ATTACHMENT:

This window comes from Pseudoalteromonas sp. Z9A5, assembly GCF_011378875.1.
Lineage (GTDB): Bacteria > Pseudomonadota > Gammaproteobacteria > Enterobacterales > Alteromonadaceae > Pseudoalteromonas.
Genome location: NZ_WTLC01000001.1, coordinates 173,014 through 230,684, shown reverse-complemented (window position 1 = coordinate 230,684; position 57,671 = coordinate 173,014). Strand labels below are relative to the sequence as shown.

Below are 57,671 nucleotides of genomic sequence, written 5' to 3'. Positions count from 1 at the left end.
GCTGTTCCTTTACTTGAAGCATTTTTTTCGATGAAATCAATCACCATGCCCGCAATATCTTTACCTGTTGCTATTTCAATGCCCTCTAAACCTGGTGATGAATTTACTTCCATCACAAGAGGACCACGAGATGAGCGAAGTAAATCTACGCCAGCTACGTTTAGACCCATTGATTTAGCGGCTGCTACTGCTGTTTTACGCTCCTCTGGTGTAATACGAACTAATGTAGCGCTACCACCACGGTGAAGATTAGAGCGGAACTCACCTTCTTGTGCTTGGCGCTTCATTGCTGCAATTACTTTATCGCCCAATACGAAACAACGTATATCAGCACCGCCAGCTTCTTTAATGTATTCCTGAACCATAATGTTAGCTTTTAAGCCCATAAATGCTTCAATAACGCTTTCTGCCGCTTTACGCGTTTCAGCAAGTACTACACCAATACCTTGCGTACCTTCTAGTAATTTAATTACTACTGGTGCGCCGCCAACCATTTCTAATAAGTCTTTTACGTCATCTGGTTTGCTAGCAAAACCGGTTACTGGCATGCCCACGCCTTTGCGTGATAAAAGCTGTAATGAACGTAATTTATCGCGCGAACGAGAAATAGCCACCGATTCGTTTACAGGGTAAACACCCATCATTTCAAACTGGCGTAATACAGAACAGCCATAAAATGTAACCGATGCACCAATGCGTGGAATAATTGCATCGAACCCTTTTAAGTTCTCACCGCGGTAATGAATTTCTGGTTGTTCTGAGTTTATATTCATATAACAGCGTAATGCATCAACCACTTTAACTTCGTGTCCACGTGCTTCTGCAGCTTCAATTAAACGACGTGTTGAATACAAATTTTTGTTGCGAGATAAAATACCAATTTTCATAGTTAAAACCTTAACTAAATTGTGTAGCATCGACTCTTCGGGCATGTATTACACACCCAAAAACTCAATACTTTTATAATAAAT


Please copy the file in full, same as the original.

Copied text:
This window comes from Pseudoalteromonas sp. Z9A5, assembly GCF_011378875.1.
Lineage (GTDB): Bacteria > Pseudomonadota > Gammaproteobacteria > Enterobacterales > Alteromonadaceae > Pseudoalteromonas.
Genome location: NZ_WTLC01000001.1, coordinates 173,014 through 230,684, shown reverse-complemented (window position 1 = coordinate 230,684; position 57,671 = coordinate 173,014). Strand labels below are relative to the sequence as shown.

Below are 57,671 nucleotides of genomic sequence, written 5' to 3'. Positions count from 1 at the left end.
GCTGTTCCTTTACTTGAAGCATTTTTTTCGATGAAATCAATCACCATGCCCGCAATATCTTTACCTGTTGCTATTTCAATGCCCTCTAAACCTGGTGATGAATTTACTTCCATCACAAGAGGACCACGAGATGAGCGAAGTAAATCTACGCCAGCTACGTTTAGACCCATTGATTTAGCGGCTGCTACTGCTGTTTTACGCTCCTCTGGTGTAATACGAACTAATGTAGCGCTACCACCACGGTGAAGATTAGAGCGGAACTCACCTTCTTGTGCTTGGCGCTTCATTGCTGCAATTACTTTATCGCCCAATACGAAACAACGTATATCAGCACCGCCAGCTTCTTTAATGTATTCCTGAACCATAATGTTAGCTTTTAAGCCCATAAATGCTTCAATAACGCTTTCTGCCGCTTTACGCGTTTCAGCAAGTACTACACCAATACCTTGCGTACCTTCTAGTAATTTAATTACTACTGGTGCGCCGCCAACCATTTCTAATAAGTCTTTTACGTCATCTGGTTTGCTAGCAAAACCGGTTACTGGCATGCCCACGCCTTTGCGTGATAAAAGCTGTAATGAACGTAATTTATCGCGCGAACGAGAAATAGCCACCGATTCGTTTACAGGGTAAACACCCATCATTTCAAACTGGCGTAATACAGAACAGCCATAAAATGTAACCGATGCACCAATGCGTGGAATAATTGCATCGAACCCTTTTAAGTTCTCACCGCGGTAATGAATTTCTGGTTGTTCTGAGTTTATATTCATATAACAGCGTAATGCATCAACCACTTTAACTTCGTGTCCACGTGCTTCTGCAGCTTCAATTAAACGACGTGTTGAATACAAATTTTTGTTGCGAGATAAAATACCAATTTTCATAGTTAAAACCTTAACTAAATTGTGTAGCATCGACTCTTCGGGCATGTATTACACACCCAAAAACTCAATACTTTTATAATAAAT